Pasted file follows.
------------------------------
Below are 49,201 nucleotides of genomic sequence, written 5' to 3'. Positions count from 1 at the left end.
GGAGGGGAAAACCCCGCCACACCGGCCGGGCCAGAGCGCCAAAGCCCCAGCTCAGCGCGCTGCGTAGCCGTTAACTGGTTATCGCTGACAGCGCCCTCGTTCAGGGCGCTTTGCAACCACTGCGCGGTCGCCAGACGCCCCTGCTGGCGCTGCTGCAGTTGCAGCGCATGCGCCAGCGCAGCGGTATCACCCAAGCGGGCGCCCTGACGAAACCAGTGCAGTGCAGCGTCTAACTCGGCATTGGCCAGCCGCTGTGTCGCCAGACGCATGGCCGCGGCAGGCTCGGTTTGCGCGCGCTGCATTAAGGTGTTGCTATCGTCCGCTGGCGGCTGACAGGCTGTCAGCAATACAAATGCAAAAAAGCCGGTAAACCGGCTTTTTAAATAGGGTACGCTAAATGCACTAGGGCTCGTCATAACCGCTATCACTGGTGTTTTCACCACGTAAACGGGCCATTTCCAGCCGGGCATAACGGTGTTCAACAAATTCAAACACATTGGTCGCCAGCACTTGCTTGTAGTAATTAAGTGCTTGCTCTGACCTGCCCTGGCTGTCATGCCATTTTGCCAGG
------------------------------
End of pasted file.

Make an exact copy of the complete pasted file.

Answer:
Below are 49,201 nucleotides of genomic sequence, written 5' to 3'. Positions count from 1 at the left end.
GGAGGGGAAAACCCCGCCACACCGGCCGGGCCAGAGCGCCAAAGCCCCAGCTCAGCGCGCTGCGTAGCCGTTAACTGGTTATCGCTGACAGCGCCCTCGTTCAGGGCGCTTTGCAACCACTGCGCGGTCGCCAGACGCCCCTGCTGGCGCTGCTGCAGTTGCAGCGCATGCGCCAGCGCAGCGGTATCACCCAAGCGGGCGCCCTGACGAAACCAGTGCAGTGCAGCGTCTAACTCGGCATTGGCCAGCCGCTGTGTCGCCAGACGCATGGCCGCGGCAGGCTCGGTTTGCGCGCGCTGCATTAAGGTGTTGCTATCGTCCGCTGGCGGCTGACAGGCTGTCAGCAATACAAATGCAAAAAAGCCGGTAAACCGGCTTTTTAAATAGGGTACGCTAAATGCACTAGGGCTCGTCATAACCGCTATCACTGGTGTTTTCACCACGTAAACGGGCCATTTCCAGCCGGGCATAACGGTGTTCAACAAATTCAAACACATTGGTCGCCAGCACTTGCTTGTAGTAATTAAGTGCTTGCTCTGACCTGCCCTGGCTGTCATGCCATTTTGCCAGG